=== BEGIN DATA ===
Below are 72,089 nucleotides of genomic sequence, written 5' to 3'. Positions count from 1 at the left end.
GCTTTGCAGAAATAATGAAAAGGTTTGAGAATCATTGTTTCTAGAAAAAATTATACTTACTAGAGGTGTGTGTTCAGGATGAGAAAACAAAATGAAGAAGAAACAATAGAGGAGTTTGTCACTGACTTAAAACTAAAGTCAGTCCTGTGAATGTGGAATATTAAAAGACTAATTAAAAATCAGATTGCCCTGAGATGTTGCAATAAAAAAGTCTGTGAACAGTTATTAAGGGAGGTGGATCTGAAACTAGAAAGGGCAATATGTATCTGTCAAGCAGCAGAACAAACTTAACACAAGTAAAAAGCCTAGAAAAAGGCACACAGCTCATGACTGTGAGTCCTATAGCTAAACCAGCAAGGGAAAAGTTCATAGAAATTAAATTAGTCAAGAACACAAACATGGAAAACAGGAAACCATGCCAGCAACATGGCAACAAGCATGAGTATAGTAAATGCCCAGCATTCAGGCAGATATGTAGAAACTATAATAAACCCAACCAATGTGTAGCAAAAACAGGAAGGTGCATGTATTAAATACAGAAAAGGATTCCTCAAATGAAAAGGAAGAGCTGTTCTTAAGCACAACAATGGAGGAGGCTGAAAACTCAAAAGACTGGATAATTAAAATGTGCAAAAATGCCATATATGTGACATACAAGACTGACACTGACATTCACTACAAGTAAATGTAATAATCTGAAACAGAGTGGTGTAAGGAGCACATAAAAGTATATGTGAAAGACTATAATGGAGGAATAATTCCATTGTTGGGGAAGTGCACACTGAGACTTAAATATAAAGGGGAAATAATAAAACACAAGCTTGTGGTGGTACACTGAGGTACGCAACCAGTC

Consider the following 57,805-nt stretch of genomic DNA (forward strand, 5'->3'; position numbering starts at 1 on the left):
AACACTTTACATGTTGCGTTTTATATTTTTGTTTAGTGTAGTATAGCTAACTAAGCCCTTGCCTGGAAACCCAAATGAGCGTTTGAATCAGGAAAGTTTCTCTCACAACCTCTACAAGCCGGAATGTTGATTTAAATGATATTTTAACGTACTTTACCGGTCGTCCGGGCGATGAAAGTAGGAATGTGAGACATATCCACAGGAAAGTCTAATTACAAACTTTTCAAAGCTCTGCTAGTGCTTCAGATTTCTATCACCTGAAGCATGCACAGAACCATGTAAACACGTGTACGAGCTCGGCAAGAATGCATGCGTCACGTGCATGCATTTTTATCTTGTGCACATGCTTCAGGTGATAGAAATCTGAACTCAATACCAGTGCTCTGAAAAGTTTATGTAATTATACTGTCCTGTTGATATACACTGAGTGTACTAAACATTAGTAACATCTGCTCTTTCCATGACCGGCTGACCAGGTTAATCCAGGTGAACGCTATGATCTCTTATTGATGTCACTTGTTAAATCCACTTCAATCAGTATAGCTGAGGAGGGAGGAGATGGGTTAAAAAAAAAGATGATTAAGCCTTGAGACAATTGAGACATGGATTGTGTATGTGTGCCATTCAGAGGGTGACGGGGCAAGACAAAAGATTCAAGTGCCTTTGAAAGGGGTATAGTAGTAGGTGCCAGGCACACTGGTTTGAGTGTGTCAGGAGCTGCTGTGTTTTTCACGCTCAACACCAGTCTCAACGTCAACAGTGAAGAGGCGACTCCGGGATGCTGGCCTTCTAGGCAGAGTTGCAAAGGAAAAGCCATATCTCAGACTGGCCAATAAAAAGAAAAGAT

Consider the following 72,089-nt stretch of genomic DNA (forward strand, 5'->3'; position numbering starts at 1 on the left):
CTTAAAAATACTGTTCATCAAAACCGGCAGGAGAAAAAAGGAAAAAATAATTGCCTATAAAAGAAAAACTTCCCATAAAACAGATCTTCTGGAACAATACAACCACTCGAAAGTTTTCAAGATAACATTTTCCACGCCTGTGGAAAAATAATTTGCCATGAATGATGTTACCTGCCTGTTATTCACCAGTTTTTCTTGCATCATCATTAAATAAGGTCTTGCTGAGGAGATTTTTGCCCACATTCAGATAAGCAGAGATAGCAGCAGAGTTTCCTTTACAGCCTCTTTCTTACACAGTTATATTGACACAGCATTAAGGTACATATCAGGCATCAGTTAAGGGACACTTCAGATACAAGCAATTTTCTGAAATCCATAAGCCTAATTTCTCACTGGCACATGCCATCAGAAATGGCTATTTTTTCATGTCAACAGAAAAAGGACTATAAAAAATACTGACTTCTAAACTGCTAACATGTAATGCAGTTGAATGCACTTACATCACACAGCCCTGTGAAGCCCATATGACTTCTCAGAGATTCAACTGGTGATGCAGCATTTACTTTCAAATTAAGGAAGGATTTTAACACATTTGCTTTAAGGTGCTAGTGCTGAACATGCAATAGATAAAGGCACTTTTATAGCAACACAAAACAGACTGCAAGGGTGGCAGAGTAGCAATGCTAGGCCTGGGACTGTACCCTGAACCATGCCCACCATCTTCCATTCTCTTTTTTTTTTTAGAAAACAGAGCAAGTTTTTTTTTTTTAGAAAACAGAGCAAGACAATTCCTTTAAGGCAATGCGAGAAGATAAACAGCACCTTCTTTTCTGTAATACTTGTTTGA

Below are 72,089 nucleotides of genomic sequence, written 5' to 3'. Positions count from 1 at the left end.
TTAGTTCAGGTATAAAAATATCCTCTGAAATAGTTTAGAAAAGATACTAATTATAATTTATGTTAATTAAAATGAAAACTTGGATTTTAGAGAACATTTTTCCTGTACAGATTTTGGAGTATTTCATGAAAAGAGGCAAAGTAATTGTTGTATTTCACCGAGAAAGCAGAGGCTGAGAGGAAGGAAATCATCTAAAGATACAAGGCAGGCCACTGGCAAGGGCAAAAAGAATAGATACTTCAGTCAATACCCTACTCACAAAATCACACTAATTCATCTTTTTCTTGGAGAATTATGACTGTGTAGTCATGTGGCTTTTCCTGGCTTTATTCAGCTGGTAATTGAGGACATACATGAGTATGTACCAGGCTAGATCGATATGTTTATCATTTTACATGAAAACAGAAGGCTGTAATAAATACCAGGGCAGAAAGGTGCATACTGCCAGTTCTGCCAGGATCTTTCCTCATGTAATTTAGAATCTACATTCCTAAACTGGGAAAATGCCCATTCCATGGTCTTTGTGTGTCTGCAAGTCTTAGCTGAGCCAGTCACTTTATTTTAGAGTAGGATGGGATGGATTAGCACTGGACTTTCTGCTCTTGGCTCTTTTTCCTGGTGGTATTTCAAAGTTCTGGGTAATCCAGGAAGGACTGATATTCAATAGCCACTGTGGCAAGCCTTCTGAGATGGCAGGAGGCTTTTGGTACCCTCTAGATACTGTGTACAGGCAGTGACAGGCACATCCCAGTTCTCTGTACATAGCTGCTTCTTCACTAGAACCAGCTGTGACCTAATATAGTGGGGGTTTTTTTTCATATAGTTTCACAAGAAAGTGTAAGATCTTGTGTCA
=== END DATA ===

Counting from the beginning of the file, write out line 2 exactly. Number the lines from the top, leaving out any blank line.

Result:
GCTTTGCAGAAATAATGAAAAGGTTTGAGAATCATTGTTTCTAGAAAAAATTATACTTACTAGAGGTGTGTGTTCAGGATGAGAAAACAAAATGAAGAAGAAACAATAGAGGAGTTTGTCACTGACTTAAAACTAAAGTCAGTCCTGTGAATGTGGAATATTAAAAGACTAATTAAAAATCAGATTGCCCTGAGATGTTGCAATAAAAAAGTCTGTGAACAGTTATTAAGGGAGGTGGATCTGAAACTAGAAAGGGCAATATGTATCTGTCAAGCAGCAGAACAAACTTAACACAAGTAAAAAGCCTAGAAAAAGGCACACAGCTCATGACTGTGAGTCCTATAGCTAAACCAGCAAGGGAAAAGTTCATAGAAATTAAATTAGTCAAGAACACAAACATGGAAAACAGGAAACCATGCCAGCAACATGGCAACAAGCATGAGTATAGTAAATGCCCAGCATTCAGGCAGATATGTAGAAACTATAATAAACCCAACCAATGTGTAGCAAAAACAGGAAGGTGCATGTATTAAATACAGAAAAGGATTCCTCAAATGAAAAGGAAGAGCTGTTCTTAAGCACAACAATGGAGGAGGCTGAAAACTCAAAAGACTGGATAATTAAAATGTGCAAAAATGCCATATATGTGACATACAAGACTGACACTGACATTCACTACAAGTAAATGTAATAATCTGAAACAGAGTGGTGTAAGGAGCACATAAAAGTATATGTGAAAGACTATAATGGAGGAATAATTCCATTGTTGGGGAAGTGCACACTGAGACTTAAATATAAAGGGGAAATAATAAAACACAAGCTTGTGGTGGTACACTGAGGTACGCAACCAGTC